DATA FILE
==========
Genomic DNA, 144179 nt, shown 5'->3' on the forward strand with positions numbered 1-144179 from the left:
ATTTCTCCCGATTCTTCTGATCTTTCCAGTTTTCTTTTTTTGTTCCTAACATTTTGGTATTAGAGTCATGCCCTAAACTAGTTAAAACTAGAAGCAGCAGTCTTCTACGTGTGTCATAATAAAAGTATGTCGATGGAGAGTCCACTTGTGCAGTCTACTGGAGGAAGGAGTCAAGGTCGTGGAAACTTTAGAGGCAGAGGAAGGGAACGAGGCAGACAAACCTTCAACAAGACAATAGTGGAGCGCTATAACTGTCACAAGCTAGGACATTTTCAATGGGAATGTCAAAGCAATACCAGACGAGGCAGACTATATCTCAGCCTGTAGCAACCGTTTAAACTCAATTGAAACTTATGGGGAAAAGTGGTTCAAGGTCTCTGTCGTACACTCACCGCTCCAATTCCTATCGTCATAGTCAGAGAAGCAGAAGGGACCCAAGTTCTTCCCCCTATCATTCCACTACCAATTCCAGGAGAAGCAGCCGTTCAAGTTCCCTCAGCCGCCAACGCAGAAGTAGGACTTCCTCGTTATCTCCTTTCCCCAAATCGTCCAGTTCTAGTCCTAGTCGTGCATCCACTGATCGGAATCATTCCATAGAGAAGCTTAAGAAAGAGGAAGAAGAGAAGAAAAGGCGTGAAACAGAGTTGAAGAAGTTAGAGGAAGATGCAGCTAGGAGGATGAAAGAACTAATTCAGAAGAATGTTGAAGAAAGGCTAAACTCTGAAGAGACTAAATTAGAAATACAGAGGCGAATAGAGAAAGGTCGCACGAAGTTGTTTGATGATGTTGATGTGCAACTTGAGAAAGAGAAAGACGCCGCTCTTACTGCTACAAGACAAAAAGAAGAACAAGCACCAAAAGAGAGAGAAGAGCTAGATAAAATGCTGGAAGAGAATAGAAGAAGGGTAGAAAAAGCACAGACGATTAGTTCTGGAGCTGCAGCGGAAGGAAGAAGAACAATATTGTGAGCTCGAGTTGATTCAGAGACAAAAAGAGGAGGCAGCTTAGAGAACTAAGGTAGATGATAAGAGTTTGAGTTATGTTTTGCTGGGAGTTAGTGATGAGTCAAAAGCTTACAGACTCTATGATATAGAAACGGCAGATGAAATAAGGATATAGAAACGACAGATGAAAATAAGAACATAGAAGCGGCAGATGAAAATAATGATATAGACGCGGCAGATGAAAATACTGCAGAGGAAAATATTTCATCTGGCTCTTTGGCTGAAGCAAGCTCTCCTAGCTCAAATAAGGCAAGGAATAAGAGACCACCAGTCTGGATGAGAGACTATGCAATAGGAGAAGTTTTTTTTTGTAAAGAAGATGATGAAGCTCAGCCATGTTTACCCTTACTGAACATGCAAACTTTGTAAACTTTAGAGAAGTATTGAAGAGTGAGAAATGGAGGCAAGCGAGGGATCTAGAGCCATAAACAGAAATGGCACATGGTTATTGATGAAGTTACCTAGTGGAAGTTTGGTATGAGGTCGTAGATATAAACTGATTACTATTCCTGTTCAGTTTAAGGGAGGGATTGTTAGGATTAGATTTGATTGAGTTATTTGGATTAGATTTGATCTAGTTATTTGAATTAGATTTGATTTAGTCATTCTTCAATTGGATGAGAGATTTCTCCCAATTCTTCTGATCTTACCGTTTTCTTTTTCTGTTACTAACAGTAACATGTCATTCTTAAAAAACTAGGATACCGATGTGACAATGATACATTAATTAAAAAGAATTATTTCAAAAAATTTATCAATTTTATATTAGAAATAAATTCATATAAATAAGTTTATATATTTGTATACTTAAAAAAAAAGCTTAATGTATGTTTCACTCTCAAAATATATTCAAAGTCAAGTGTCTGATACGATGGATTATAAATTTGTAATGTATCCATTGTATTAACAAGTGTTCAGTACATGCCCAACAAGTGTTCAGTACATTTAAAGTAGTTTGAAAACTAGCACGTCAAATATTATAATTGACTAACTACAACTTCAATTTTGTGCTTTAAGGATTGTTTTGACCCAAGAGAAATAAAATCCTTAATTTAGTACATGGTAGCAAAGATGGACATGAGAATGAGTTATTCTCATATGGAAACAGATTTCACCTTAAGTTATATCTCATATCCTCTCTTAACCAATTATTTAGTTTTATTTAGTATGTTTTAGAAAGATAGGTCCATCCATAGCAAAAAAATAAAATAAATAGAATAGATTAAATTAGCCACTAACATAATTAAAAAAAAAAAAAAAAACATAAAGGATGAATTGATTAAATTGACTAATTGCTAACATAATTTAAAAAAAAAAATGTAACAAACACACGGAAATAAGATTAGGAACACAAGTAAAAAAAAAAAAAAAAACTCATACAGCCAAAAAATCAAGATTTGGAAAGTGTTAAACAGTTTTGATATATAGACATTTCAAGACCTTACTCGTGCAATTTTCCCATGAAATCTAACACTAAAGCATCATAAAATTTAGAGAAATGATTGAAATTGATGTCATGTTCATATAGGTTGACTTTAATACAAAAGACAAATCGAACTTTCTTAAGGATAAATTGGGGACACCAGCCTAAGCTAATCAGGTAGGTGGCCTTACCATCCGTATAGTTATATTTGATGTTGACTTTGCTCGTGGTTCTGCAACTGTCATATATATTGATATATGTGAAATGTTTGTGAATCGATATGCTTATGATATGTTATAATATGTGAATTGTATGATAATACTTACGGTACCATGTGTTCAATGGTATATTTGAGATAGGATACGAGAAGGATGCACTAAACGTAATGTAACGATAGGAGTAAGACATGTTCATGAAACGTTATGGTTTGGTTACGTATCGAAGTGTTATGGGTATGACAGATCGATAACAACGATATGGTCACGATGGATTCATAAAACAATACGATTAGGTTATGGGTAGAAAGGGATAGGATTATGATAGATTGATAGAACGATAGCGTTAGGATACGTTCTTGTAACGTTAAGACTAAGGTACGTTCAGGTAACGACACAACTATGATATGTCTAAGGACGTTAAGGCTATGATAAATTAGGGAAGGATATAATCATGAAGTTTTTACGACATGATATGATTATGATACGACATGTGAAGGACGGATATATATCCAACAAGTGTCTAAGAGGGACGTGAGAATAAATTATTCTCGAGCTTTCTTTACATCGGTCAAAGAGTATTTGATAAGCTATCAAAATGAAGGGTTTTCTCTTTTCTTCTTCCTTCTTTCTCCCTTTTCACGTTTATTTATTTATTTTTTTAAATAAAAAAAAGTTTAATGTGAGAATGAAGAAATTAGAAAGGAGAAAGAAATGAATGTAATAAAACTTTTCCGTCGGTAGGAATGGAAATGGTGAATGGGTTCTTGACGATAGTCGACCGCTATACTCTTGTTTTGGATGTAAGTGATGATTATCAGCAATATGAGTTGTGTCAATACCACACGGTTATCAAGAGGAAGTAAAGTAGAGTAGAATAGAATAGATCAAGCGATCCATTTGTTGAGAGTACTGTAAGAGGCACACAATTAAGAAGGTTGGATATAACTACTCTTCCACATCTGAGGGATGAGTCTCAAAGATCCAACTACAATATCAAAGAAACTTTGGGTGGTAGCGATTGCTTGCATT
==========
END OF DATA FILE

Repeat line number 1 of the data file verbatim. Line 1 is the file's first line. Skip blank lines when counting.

Genomic DNA, 144179 nt, shown 5'->3' on the forward strand with positions numbered 1-144179 from the left: